In the article Grammar Translation Method (GTM) Versus Communicative Language Teaching (CLT); A Review of Literature by (Natsir M., January 2014) I came across the table by Larsen-Freeman and Anderson (2011) where they described key concepts of GTM. From the given table we can observe the following principles of GTM: grammar is taught deductively, learners are taught to translate from their mother language to target language, the lessons are more teacher-centered; there is a little peer work; there are no principles related to students’ feelings and emotions – learning is biological, the language skills that are on the spotlight are grammar, vocabulary, reading and writing; there is a great use of native language in teaching and learning process; getting the answer correctly is extremely important; and the teacher is the only source of information.Although nowadays GTM is considered to be outdated in most parts of the world, there are some countries, like Kyrgyzstan, that still use this method as a classical and traditional way of teaching a foreign language. There is a strong belief among Kyrgyz teachers that focusing mainly on grammar help learners to better understand and speak a foreign language.
After a numerous studies done by great psychologies and biologists like Jean Piaget and Lev Vygotsky the need for change in language teaching became crucial. Jean Piaget’s theory (1936) of cognitive development suggests that children can see and construct the model of the world by acting like small scientists: making observations and testing hypothesis. His studies prompted us that the learner is an active participant of the process and that the intelligence is not something that we are born with, but rather a trait which is gained and developed in the process.
A very good point is made by Lev Vygotsky about the fact that we should be paying more attention on the process than on the result. Piaget’s understanding of the child development can be paraphrased as biological development preceding learning.Unlike Jean Piaget (1936), the Russian psychologist Lev Vygotsky declared that learners actively make meaning and their social work is fundamental to this process. Vygotsky’s theory suggests that learning precedes the development. He stated that “… human learning supposes a specific social nature and a process by which children grow in- to the intellectual life of those around them” (Vygotsky, 1978).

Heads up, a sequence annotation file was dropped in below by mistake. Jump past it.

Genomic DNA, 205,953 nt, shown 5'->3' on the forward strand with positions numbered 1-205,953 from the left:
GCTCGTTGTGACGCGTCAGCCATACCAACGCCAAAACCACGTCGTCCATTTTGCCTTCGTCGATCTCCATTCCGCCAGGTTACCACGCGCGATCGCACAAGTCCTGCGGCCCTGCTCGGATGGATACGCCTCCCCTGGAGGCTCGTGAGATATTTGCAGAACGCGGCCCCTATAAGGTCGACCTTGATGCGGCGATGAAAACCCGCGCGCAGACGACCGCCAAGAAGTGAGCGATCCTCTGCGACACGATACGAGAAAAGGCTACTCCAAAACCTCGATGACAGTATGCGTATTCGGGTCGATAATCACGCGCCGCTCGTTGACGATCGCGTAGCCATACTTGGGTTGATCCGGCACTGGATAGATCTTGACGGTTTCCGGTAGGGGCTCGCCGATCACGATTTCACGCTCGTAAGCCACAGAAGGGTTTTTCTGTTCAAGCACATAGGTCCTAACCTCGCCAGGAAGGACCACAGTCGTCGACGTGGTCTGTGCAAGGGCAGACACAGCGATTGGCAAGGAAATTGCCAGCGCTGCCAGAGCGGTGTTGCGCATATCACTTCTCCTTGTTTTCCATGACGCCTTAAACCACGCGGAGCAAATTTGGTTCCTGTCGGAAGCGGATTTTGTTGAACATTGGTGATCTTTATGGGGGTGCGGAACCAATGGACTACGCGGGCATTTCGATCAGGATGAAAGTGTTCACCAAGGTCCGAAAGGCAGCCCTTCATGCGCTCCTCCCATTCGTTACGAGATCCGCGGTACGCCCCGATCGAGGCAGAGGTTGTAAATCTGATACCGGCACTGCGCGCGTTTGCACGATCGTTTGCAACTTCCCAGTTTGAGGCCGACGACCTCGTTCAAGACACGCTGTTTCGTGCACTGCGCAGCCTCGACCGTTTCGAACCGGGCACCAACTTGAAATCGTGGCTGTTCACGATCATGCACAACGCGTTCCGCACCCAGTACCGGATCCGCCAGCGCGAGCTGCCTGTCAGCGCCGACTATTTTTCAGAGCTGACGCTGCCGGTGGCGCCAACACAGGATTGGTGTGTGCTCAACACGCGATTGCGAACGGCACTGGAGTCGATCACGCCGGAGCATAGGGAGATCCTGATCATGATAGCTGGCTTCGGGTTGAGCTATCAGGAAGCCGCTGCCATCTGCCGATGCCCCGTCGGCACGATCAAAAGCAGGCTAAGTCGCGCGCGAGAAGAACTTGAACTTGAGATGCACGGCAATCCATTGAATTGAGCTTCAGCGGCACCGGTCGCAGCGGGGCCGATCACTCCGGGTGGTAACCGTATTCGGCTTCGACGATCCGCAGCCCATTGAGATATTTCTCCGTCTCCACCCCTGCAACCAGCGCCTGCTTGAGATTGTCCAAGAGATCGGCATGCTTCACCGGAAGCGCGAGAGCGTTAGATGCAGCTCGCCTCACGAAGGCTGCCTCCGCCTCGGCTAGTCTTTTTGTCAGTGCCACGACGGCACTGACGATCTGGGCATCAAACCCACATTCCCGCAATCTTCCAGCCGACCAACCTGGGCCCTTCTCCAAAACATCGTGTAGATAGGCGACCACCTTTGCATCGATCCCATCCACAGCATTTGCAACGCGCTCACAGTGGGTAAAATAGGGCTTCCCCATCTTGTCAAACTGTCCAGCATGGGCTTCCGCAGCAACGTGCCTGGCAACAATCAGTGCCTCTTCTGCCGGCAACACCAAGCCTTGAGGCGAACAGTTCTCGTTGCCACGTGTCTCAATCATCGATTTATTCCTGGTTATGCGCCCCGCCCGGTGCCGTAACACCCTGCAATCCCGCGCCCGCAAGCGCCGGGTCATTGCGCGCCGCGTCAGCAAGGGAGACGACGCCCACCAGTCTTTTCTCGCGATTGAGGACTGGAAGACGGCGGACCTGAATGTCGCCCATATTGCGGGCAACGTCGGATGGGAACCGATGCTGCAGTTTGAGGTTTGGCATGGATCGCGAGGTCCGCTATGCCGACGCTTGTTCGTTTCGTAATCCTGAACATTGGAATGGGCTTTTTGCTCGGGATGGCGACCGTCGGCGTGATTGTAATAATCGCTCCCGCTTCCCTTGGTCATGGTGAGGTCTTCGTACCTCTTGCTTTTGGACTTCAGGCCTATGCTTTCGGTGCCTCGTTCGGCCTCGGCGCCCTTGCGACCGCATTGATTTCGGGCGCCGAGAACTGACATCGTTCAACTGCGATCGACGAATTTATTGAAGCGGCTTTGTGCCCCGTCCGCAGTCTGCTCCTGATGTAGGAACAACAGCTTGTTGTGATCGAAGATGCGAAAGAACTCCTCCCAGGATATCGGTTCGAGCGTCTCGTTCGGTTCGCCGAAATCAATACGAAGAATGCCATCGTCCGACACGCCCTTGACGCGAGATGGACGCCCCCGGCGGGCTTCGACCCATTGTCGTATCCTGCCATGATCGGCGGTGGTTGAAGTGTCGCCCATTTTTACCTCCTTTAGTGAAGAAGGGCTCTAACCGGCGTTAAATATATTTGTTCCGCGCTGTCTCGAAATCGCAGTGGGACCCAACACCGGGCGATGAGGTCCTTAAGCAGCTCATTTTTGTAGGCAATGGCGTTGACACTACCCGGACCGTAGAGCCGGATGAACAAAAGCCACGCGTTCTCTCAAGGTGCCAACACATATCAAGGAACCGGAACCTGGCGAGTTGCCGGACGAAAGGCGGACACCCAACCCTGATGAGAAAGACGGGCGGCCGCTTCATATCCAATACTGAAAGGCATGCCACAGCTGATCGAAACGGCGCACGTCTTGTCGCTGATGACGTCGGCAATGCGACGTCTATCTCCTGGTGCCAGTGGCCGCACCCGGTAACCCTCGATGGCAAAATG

In support of the above-mentioned theory another research project conducted by Savignon (1972) that was cited by (Muhammad, 2016) to look for the advantages of CLT in learning a second language environment. In this research project at the University of Illinois, Savignon (1972) used the term “communicative competence to characterize the ability of language learners to interact with other speakers, to make meaning, as distinct from their ability to perform on discrete-point tests of grammatical knowledge.” (Savignon, Summer, 1991).
The participants of the study were university students that were studying French as second language and had different proficiency levels. Savignon (1972) found that the students whose lessons were conducted by instructors using the CLT methods of teaching showed better results in fluency based and accuracy based tasks. In comparison, the results of students with only a structural – based approach were worse than the previous group.Going back to Larsen-Freeman’s and Anderson’s (2011) comparative analysis of GMT vs. CLT, we can emphasize the merits of the CLT approaches: